Ben and Cele on the left with friends at Wyndham
An unknown golfer in the family album
The photo of the golf gang at Finnegan's Tap Room in the last post brings back a few memories and inspiration to try a little internet research on the people in the photograph.
Here is a collage of George and Grace Walters Gerard. Vera said
they owned the Halesite Golf Course where everyone golfed in the '40s.
It was at the top of Young's Hill.
Many times Ben bemoaned the fact that he'd never bought land on Long Island when it was cheap. As children we thought this marked him as rather foolish, letting that chance go by. It was certainly a mistake we would never make when we grew up.
Ad from 1914. My Dad was 4.
Were he around today I would remind him that he didn't have any money when land on Long Island was cheap, something I didn't realize until I was grown up.
The ad below from spring 1945 in the N.Y. Times might be the time Ben had the opportunity to buy land from George. The ad for 65 acres says George will "sacrifice for less than the assessed valuation."
Ben in 1945
He had no money then and his first child was on the way.
I found out a little about George. He was a golfer, probably a sportsman in general, and he raised and judged registered English Setters and pointers. He was shot once as an innocent bystander in a hold-up. I found out more in this story from 1952, when he finally sold the land for $140,000 ($2,000 an acre).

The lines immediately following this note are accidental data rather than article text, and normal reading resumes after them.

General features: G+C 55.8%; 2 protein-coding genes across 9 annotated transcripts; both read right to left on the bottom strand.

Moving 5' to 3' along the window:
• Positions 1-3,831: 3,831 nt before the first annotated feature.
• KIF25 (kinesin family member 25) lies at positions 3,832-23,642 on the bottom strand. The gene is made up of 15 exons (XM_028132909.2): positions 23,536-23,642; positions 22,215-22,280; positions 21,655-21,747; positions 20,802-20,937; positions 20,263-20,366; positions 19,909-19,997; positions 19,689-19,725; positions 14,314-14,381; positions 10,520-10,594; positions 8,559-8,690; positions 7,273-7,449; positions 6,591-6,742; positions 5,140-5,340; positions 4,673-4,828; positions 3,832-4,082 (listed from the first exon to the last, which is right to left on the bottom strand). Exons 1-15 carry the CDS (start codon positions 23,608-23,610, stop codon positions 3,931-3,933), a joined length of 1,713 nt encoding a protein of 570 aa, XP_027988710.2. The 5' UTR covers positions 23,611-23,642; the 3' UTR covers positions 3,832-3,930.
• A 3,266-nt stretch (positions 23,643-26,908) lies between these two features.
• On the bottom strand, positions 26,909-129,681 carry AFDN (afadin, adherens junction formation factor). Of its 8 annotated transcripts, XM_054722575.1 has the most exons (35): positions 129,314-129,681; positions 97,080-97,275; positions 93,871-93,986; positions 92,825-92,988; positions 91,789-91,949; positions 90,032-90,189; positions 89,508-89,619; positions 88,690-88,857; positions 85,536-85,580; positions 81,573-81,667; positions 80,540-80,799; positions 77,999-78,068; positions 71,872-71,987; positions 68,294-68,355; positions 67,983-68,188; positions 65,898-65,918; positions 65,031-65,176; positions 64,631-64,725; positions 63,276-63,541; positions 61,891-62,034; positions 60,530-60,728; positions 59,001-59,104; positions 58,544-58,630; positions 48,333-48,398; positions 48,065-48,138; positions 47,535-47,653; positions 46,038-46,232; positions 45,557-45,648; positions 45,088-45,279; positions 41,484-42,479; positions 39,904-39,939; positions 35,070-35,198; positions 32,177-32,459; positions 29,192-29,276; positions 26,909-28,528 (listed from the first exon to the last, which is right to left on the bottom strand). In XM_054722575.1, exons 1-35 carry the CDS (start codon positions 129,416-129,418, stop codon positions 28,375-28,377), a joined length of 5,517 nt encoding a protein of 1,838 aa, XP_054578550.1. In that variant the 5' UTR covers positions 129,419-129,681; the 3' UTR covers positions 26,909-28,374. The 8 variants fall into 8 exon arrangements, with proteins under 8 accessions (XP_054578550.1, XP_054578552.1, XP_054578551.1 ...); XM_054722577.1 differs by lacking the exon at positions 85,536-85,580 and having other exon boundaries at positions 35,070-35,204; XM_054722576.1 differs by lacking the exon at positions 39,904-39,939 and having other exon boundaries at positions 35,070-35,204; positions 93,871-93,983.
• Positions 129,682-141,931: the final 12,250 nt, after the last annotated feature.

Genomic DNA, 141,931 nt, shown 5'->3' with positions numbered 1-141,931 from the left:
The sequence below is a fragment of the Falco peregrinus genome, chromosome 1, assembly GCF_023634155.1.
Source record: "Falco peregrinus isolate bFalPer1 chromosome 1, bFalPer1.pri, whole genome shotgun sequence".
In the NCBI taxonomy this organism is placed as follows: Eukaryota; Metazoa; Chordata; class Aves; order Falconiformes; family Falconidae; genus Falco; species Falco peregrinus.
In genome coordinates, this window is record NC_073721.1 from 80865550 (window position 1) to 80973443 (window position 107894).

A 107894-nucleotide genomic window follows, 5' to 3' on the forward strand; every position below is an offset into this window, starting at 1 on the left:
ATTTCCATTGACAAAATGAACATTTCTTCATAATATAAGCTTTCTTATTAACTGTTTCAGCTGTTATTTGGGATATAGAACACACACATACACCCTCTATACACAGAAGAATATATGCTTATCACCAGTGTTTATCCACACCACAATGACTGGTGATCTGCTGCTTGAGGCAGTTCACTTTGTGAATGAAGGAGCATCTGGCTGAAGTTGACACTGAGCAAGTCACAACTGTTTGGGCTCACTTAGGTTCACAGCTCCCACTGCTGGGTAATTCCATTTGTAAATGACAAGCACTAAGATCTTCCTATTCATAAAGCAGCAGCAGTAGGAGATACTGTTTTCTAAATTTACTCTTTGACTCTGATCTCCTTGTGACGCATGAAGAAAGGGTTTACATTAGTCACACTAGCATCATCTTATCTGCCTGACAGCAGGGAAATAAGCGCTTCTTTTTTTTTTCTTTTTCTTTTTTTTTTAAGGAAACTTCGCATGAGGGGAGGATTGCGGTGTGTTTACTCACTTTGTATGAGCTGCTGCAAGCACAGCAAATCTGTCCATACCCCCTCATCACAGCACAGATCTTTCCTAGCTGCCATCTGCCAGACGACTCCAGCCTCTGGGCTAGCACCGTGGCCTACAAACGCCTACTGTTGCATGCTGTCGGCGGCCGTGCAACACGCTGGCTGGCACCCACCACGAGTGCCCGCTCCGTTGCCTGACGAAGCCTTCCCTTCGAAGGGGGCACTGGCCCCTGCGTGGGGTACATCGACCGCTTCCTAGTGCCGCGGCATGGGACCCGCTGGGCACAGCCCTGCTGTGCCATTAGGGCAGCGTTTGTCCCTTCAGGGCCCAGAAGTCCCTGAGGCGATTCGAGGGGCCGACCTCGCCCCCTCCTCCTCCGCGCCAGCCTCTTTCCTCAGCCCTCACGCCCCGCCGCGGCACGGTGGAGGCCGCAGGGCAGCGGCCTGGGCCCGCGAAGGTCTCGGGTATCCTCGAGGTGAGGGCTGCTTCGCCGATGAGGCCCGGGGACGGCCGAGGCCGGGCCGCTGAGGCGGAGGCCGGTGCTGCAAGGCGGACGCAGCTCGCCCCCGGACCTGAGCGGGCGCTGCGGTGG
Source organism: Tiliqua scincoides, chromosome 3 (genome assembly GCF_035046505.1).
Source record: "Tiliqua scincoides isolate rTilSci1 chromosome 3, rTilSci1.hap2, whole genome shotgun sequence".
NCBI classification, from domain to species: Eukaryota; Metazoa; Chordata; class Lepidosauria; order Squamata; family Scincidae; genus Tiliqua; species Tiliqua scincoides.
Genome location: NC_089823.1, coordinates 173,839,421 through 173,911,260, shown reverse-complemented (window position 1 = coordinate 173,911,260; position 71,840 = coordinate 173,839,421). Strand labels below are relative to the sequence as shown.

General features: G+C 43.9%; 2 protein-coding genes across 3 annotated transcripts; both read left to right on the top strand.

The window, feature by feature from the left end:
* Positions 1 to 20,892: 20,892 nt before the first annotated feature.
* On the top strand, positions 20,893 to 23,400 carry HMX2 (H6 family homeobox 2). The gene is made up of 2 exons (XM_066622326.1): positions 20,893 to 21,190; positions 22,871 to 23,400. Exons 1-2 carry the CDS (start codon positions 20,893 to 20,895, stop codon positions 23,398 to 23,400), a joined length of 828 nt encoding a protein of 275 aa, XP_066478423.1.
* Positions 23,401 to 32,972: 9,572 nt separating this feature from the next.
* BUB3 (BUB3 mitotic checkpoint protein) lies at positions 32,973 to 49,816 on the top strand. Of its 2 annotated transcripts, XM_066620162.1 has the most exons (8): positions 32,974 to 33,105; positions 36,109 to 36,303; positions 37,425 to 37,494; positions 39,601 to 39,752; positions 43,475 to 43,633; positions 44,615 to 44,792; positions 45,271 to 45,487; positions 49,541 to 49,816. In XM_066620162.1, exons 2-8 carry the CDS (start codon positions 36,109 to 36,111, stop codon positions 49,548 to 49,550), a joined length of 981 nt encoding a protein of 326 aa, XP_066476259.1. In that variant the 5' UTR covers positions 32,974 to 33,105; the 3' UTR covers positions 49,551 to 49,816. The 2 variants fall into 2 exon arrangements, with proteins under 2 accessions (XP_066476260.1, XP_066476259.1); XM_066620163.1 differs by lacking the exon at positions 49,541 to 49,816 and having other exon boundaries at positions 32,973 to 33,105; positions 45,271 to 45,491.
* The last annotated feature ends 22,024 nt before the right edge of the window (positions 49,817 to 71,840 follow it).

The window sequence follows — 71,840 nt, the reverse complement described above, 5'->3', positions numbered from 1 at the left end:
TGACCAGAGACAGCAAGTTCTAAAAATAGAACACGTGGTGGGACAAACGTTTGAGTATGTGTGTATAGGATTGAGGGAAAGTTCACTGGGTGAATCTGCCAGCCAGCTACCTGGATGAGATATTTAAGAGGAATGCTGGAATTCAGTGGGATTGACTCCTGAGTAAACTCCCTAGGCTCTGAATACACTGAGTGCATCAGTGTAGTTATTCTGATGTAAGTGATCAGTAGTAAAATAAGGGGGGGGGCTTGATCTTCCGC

The best thing I learned in the article was in the last 2 paragraphs:
George did not buy the land cheap. He married Grace whose father owned the land. And he didn't make that much money on the land. Between 1929 and 1953 it only increased by 11 per cent."The Halesite golf course was laid out in the early Nineteen Hundreds by the late George Taylor and later sold for $900 an acre. About 1929 it was resold to the late C.J. Walters for $1,800 an acre. The present owner, George B. Gerard, who was Mr. Walters' son-in-law, has operated the golf course up to the present time..."
It became the Marble Hills neighborhood. The developer advertised in 1953 that houses on 1/4 acre lots were expected to sell for $21,000 to $27,000. For those of you who don't live in Huntington I'll tell you those houses (now on smaller lots I'd imagine) go for $600,000.
Ben in 1966I tried to follow out of my father's footsteps, but found that buying land when it is cheap is really no key to a fortune. I have myself purchased several parcels of land when land was cheap in Lawrence, Kansas and I am not rich yet. Land remains relatively cheap in Kansas. What he should have told me was to marry money.
Huntington about 1910
As for local memories of the Halesite Golf Club and George...I did notice there is a Gerard Street in Huntington, right downtown north of Main.